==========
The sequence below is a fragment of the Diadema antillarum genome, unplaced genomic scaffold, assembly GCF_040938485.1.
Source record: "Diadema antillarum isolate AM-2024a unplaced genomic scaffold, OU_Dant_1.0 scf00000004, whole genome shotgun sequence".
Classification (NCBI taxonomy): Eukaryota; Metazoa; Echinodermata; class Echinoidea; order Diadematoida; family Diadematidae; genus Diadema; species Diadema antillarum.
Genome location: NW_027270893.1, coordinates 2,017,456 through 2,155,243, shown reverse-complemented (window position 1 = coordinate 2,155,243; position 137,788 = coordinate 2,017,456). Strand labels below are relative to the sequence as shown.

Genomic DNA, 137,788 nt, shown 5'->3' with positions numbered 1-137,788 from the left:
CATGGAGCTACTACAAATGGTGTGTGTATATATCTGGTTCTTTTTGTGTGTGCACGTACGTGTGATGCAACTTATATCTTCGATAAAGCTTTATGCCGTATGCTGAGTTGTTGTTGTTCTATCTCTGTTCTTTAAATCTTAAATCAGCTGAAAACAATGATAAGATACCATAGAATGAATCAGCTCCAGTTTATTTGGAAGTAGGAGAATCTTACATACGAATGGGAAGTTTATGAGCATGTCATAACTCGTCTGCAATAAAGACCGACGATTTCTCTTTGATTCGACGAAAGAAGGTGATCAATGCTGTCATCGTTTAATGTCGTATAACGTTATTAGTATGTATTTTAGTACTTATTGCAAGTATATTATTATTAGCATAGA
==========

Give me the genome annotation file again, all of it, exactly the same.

The sequence below is a fragment of the Diadema antillarum genome, unplaced genomic scaffold, assembly GCF_040938485.1.
Source record: "Diadema antillarum isolate AM-2024a unplaced genomic scaffold, OU_Dant_1.0 scf00000004, whole genome shotgun sequence".
Classification (NCBI taxonomy): Eukaryota; Metazoa; Echinodermata; class Echinoidea; order Diadematoida; family Diadematidae; genus Diadema; species Diadema antillarum.
Genome location: NW_027270893.1, coordinates 2,017,456 through 2,155,243, shown reverse-complemented (window position 1 = coordinate 2,155,243; position 137,788 = coordinate 2,017,456). Strand labels below are relative to the sequence as shown.

Genomic DNA, 137,788 nt, shown 5'->3' with positions numbered 1-137,788 from the left:
CATGGAGCTACTACAAATGGTGTGTGTATATATCTGGTTCTTTTTGTGTGTGCACGTACGTGTGATGCAACTTATATCTTCGATAAAGCTTTATGCCGTATGCTGAGTTGTTGTTGTTCTATCTCTGTTCTTTAAATCTTAAATCAGCTGAAAACAATGATAAGATACCATAGAATGAATCAGCTCCAGTTTATTTGGAAGTAGGAGAATCTTACATACGAATGGGAAGTTTATGAGCATGTCATAACTCGTCTGCAATAAAGACCGACGATTTCTCTTTGATTCGACGAAAGAAGGTGATCAATGCTGTCATCGTTTAATGTCGTATAACGTTATTAGTATGTATTTTAGTACTTATTGCAAGTATATTATTATTAGCATAGA